Proverbs 18:8 would be the verse to go to in this situation:  

The words of a whisperer are like delicious morsels; they go down into the inner parts of the body. 

Mom would explain to Ellie that the Bible tells us, gossip is like swallowing choice morsels (maybe like a yummy piece of chocolate) that sinks into the inner parts of the body (referring to the heart where we either accept or reject God and His ways).  It feels pleasant, and easily becomes habitual, yet to the gossiper and the listener, it leaves lasting damage.  We take an element of respect and dignity away from the one we are gossiping about.  Gossip never has the person’s best interest at heart. Quite the contrary! It is looking to harm the other person.

And James 3:8-10

but no human being can tame the tongue. It is a restless evil, full of deadly poison. With it we bless our Lord and Father, and with it we curse people who are made in the likeness of God. From the same mouth come blessing and cursing. My brothers, these things ought not to be so.

To resolve this...Based on this verse Mom might give her young tattler a small chocolate. Explain that gossiping creates a similar pleasure. Then offer the tattler a slice of lemon or lime to bite on. Explain that this is a similar result of gossip.  The pleasure is gone, and it leaves everyone with a bitter, sour taste (or attitude in the heart). 

Additionally, Mom could have Ellie pick a gift that comes from her own belongings as a visual representing the honor and respect that she robbed from her brother when she gossiped.

What if Ellie’s attitude didn’t reflect any of the above?  Maybe she wasn’t expressing sin at all, but just immaturity in how she handled the situation. Maybe Mom senses...

Ellie’s Tattling is a Sincere Desire to help the one in sin to be rescued out of sin.

What if Ellie was genuinely concerned for her brother, seeing that he was sinning and knowing that sin hardens the heart, so she wanted to rescue little Jack from the perils of sin? This is a very mature and right response that we want to train in our children.  This is away they can love God and love their neighbor.  In this case, Mom can refer to Ephesians 4:2-3 (NIV) and encourage Ellie to have the right attitude and approach… 

Be completely humble and gentle; be patient, bearing with one another in love. Make every effort to keep the unity of the Spirit through the bond of peace.

And teaching Ellie Matthew 18:15-17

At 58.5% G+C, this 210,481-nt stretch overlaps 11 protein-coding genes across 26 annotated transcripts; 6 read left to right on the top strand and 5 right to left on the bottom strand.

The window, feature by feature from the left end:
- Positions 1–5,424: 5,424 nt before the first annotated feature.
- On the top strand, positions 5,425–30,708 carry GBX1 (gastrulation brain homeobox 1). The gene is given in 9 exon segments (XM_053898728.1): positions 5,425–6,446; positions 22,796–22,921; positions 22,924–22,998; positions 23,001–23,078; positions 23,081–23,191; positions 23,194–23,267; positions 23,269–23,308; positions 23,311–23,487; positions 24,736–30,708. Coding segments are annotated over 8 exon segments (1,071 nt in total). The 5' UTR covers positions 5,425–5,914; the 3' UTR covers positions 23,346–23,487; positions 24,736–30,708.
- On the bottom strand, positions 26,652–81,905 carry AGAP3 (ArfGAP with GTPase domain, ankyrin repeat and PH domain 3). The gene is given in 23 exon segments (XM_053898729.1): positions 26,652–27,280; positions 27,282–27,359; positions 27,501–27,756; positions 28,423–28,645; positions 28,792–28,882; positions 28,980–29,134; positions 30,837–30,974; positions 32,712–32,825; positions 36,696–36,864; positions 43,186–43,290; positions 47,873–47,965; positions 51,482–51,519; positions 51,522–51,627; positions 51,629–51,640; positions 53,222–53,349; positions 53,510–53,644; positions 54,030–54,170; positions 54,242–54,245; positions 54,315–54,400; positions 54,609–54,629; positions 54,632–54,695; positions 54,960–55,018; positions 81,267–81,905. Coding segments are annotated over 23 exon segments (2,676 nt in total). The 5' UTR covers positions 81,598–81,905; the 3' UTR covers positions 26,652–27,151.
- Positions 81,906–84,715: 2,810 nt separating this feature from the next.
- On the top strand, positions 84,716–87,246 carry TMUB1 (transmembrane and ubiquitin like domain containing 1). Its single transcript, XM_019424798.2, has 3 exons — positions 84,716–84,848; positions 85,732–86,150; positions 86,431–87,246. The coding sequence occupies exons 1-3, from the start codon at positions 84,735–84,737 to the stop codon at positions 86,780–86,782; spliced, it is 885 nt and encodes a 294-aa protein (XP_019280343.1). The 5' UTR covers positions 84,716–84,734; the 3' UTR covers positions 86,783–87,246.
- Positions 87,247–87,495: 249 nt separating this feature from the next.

“If your brother sins against you, go and tell him his fault, between you and him alone. If he listens to you, you have gained your brother. But if he does not listen, take one or two others along with you, that every charge may be established by the evidence of two or three witnesses. If he refuses to listen to them, tell it to the church. And if he refuses to listen even to the church, let him be to you as a Gentile and a tax collector.

Even if Ellie’s intentions were honorable, her approach towards her brother was bossy and unloving as she attempted to grab the photo from his hands.  When someone is treated that way, they will automatically self protect.  So Ellie’s actions stumbled Jack into deeper sin, rather than rescuing him.  If instead she had approached him in gentleness, helping him to see his sin and understand her desire to rescue him from the sin in a peaceful manner, perhaps he might have responded by placing the photo back on the shelf.  If he didn’t and there were other siblings in the room, Ellie could have had one or more of the other siblings lovingly confirm that his actions were sinful.  If he still refused to replace the photo back in its position on the shelf, it would be time to go approach Mom (the authority) and humbly ask for help in bringing Jack back into the safety of obedience.  

If Ellie had handled the circumstance in this way, Mom would only be working on Jack's area of sin and consequence.  And, to encourage Ellie, Mom and Dad might even want to take the kids for ice-cream after dinner to celebrate the genuine love Ellie showed to her sibling.  All would share in the celebration of Ellie's good choice as she is also rewarded with the joy of being responsible for the families fun treat.  

Of course this takes patient training on Mom’s part.  This takes knowing that every sinful circumstance is an opportunity to train and grow her children in moral maturity for their future.  As a result, in the day when it is time for her children to leave the home, she can be confident that she taught them the authority of God over all, the value of humility in their dealings with others, and the wisdom to make godly choices in all circumstances.  The days are long, so we may as well use them to the greatest advantage in teaching our children how biblical lives are lived. The years are short, so the sooner and more consistently we do this, the more progress we will make in the heart of our children, equipping them for their future.  Our children are in a sense, our biblical talents (Matt. 25:14-30). We can raise them off the cuff, which is the equivalence of burying our talents with no increase. When we train their hearts and multiply their biblical wisdom there is every advantage gained. We help our children recognize sin which leads them to the Gospel, and shows them that there are ways to escape sin’s trappings.  This results in multiplied talents with greater increase for the Lord, and allows us to hear from the lips of God one day,

“Well done good and faithful servant.” 


Sharon Cannavo